In the early 1900s, at age 64, S.P. Dinsmoor began construction of his Cabin Home and Garden of Eden using ladders and makeshift scaffolding. Conservators with the Kohler Foundation of Wisconsin used a power hoist to work on the taller portions of Dinsmoor's art. (Photo credit: Erika Nelson: Friends of S.P. Dinsmoor's Garden of Eden)
LAWRENCE — In the early 1900s, an eccentric Civil War veteran, Samuel Perry Dinsmoor, labored more than 20 years constructing his home and mausoleum in central Kansas, naming it “The Garden of Eden” and charging visitors for tours.
Dinsmoor’s showplace in Lucas, Kan., endures today as “one of the world’s top 10 grassroots landmarks,” said John Hachmeister, a University of Kansas associate professor of visual art, who has been a primary force in preserving the aging and weathered landmark for 23 years.
In October, the Garden of Eden will have the freshly minted look it did when Dinsmoor constructed it, thanks to the Kohler Foundation of Wisconsin.
Hachmeister had asked the Foundation for funding three years ago, but he had to back away from the Foundation’s initial offer.
Renowned for its arts and education mission specializing in outdoor art environments, Kohler Foundation policy requires ownership of properties as gifts or purchases during the restoration process. Once completed, the Foundation gives the site to a nonprofit to be its caretaker.
In the case of the Garden of Eden, the Foundation wanted to close it during restoration. Hachmeister felt the site was too important to the economy of Lucas to close it. The Garden and its farm community were like family.
“There were moments when selling the Garden was like setting a child out on the curb,” he said.
Hachmeister had purchased the Garden of Eden in 1988 by forming a corporation and selling shares. His motivation then had been to keep Dinsmoor’s work intact – to avoid having it dismantled and sold piecemeal to art dealers.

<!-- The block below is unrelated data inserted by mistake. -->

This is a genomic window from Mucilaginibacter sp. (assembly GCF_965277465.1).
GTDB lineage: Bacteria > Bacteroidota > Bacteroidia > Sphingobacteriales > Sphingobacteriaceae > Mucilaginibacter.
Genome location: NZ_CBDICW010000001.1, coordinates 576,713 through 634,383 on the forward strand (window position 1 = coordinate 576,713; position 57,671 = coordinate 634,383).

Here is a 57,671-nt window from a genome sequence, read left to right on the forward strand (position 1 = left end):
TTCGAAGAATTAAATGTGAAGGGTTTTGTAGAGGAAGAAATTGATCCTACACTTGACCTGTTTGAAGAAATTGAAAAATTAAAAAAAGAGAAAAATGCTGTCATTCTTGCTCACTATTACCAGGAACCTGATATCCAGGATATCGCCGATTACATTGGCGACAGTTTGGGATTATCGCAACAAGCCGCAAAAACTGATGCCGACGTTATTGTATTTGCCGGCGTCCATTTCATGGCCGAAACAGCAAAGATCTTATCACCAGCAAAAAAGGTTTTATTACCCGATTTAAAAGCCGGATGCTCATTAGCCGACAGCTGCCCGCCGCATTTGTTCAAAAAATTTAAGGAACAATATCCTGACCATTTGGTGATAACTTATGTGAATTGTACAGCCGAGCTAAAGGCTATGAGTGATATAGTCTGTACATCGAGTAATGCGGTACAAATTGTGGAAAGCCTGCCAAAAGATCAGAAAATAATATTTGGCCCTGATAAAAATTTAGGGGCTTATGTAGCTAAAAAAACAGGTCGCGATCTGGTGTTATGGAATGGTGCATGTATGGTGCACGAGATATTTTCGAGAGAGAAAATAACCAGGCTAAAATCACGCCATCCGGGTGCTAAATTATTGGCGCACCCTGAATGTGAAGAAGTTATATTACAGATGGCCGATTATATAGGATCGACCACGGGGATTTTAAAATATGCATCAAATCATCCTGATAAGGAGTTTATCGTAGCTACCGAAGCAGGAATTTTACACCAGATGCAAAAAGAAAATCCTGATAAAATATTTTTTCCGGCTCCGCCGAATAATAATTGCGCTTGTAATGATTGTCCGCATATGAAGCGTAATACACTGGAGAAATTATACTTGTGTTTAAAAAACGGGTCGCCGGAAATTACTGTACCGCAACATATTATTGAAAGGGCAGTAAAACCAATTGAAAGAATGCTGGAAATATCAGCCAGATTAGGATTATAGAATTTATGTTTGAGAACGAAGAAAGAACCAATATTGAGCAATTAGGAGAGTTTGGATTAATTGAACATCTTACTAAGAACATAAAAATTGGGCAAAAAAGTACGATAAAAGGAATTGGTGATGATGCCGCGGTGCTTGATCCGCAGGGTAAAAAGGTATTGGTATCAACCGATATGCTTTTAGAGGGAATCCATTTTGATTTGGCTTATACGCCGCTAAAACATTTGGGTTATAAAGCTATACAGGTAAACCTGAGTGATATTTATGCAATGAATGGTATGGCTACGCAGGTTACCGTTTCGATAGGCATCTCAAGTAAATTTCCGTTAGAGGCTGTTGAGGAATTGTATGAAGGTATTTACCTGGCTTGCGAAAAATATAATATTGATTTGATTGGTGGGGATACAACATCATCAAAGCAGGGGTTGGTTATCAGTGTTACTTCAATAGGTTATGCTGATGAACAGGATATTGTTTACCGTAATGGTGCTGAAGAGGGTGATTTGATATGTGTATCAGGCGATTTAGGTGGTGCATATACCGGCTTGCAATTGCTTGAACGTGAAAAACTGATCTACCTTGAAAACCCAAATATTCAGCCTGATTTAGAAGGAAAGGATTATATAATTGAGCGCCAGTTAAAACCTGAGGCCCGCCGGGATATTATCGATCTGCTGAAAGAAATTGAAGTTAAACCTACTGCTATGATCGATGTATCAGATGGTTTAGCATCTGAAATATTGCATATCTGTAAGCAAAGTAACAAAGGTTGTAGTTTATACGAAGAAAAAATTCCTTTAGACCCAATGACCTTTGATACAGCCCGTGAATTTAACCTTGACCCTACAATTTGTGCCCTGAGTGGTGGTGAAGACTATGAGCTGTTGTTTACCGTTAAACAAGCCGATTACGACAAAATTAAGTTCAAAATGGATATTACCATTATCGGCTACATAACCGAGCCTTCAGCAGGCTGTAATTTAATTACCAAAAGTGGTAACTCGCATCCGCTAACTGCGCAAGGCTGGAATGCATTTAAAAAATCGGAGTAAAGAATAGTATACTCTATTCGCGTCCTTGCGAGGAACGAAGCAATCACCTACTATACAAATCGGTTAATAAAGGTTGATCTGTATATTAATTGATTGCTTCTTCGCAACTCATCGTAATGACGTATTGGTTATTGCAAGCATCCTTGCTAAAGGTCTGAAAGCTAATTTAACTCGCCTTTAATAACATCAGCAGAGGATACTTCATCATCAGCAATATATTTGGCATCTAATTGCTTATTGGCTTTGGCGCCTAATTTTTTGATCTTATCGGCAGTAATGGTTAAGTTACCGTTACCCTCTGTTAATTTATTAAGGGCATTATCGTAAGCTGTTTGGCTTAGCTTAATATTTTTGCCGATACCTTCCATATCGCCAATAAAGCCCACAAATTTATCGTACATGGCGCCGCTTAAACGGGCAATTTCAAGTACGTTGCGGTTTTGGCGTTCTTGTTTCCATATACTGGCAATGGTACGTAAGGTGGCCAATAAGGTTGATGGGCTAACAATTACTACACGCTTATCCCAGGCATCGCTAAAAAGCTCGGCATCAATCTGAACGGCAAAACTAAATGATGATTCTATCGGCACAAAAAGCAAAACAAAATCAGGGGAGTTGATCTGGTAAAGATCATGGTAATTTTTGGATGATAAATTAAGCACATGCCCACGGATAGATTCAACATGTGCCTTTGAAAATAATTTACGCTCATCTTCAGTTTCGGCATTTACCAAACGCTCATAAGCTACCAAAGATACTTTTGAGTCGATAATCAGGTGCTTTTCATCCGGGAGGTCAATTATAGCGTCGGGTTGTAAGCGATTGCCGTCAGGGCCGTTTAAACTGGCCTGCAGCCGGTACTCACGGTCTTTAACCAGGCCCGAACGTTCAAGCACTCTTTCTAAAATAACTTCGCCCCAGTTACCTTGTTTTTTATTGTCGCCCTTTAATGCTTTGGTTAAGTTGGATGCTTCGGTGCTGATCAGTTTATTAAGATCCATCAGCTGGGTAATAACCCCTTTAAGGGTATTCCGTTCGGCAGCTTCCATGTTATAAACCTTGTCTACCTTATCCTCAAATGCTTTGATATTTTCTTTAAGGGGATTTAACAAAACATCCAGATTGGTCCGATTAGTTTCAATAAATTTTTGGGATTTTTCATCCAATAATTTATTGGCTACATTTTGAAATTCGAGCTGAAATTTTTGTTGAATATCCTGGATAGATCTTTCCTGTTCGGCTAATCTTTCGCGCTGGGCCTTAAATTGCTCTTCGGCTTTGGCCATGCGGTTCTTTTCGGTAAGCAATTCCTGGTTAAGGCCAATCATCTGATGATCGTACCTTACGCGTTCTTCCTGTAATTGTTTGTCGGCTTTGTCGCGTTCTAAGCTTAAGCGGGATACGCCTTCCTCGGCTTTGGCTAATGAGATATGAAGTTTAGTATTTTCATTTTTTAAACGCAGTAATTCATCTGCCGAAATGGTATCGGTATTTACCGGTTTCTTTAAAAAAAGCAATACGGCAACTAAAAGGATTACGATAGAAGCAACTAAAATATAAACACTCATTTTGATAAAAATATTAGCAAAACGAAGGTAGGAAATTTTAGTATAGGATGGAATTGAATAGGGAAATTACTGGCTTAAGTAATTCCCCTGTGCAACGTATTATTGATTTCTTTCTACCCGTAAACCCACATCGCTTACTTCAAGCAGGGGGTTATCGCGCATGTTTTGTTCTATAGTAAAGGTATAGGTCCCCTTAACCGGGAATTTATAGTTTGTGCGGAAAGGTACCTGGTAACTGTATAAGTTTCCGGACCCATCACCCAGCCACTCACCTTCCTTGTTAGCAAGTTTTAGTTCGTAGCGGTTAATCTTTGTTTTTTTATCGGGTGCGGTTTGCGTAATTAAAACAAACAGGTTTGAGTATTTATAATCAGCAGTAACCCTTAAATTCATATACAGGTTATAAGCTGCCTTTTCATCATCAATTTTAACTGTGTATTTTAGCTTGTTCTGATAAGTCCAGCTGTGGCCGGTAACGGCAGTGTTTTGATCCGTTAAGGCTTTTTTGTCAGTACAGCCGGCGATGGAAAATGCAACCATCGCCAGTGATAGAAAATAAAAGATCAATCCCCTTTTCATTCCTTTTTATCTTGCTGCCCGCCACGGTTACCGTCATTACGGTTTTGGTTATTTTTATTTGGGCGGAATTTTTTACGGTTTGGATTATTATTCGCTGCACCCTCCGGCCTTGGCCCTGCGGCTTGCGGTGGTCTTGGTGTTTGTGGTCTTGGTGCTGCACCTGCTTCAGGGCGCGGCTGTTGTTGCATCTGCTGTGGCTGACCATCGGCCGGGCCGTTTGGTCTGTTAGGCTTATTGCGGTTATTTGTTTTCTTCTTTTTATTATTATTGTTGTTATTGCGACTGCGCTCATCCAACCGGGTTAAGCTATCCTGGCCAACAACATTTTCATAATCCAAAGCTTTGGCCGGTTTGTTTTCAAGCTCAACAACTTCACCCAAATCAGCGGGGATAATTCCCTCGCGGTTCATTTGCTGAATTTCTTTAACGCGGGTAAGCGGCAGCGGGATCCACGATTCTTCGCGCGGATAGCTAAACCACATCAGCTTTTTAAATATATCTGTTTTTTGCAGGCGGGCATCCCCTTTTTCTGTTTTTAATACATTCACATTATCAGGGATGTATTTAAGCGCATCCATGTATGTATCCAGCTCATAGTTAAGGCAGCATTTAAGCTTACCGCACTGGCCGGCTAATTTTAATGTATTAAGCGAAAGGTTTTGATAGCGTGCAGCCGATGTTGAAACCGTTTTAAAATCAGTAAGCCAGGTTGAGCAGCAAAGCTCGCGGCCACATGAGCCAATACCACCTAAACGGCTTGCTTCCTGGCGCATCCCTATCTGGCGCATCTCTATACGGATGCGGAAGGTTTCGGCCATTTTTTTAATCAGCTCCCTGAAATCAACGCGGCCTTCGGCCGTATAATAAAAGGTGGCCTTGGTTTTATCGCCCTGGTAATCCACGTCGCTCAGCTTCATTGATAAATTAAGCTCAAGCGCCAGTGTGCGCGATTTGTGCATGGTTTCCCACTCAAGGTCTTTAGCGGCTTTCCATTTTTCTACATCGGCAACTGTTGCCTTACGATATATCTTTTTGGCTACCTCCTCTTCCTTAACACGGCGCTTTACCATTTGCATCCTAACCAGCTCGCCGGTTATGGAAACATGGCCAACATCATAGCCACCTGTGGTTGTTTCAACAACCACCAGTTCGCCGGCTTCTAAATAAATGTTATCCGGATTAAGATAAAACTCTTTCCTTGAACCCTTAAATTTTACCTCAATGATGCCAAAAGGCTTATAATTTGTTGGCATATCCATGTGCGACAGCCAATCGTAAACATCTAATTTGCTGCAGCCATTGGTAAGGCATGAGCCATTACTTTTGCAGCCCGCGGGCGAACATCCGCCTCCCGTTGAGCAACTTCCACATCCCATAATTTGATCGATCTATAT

Grassroots art – also called visionary, idiosyncratic or outsider art – tends to be work by self-taught artists using whatever materials may be at hand. Dinsmoor, who had been a farmer, school teacher and lawyer, used Portland cement and screen wire to sculpt his garden. These artists often start late in life – Dinsmoor was 64 when he started his Garden of Eden. Their art often communicates a political or religious message – Dinsmoor’s structures reflect both biblical and populist themes.
Hachmeister, who began teaching sculpting and metal casting at KU in 1994, knew a lot about grassroots art, but little about the business of maintaining a rural arts landmark.
Looking back, he said: “We were under-capitalized. We never had a dividend. There was never enough money to do major work.
“When I started this, I had no idea how much time it would take.”
In 23 years, he wore out two cars making trips to and from his home near Lawrence to Lucas – a 420-mile roundtrip.
In time, Lucas residents began to support the tourist potential of the Garden of Eden. In the 1990s, the town raised $70,000 to transform three abandoned storefronts into a Grassroots Arts Center, creating a second major tourist attraction. Unlike many farm communities west of Topeka whose economies and populations are dwindling, Lucas has become a destination spot for art patrons and the curious.
“Grassroots art and tourism has become the third wheel of the economic engine that runs the community,” Hachmeister said. The Garden of Eden primed that engine. To close it during restoration just wasn’t an option.
Kohler’s executive director, Terri Yoho, understood.
So the Foundation offered again to buy the Garden of Eden but to keep it open during restoration. This August, all legal hurdles were cleared, and the Foundation owned the site. Once restoration is completed, Kohler Foundation will give the site to a newly formed nonprofit: the Friends of S.P. Dinsmoor’s Garden of Eden.
Hachmeister formed the new nonprofit with Erika Nelson, an artist educator, KU arts alumna and Lucas resident. Nelson’s grassroots specialty – The World’s Largest Collection of the World’s Smallest Versions of the World’s Largest Things – landed her a guest appearance on the Conan O’Brien’s TV show last December.
Nelson and Hachmeister serve with two others on the four-member board of the new nonprofit: Saralyn Reece Hardy, director of KU’s Spencer Museum of Art; and Doug Hickman, retired bank executive in Lucas.
“Having the site so wonderfully restored eases the load,” Hachmeister said.
Kohler Foundation has rented two houses in Lucas and dispatched a team of conservators to the farm community located off Interstate-70, about a 3.5-hour drive west of Kansas City. They have also hired two of Hachmeister’s students and two KU arts alumni to work on the restoration.
“The Garden of Eden is one of the top outdoor environments in the country. It is one of highest profiled sites that we’ve ever worked on,” Yoho said.
It is also the first site that Kohler has restored where the original artist is still there.
“He is our first mummy, but not our conservator’s first mummy,” Yoho noted.
Dinsmoor and his first wife are entombed in the mausoleum he built. When he died at the age of 89 in 1932, Dinsmoor requested his body be placed in a glass-topped cement coffin that he built with his plan to attract pay-for-view visitors. In part he wanted to provide for his family after death. In part, he had a message to convey. Maybe he knew that if he built it, they would be coming for years to come.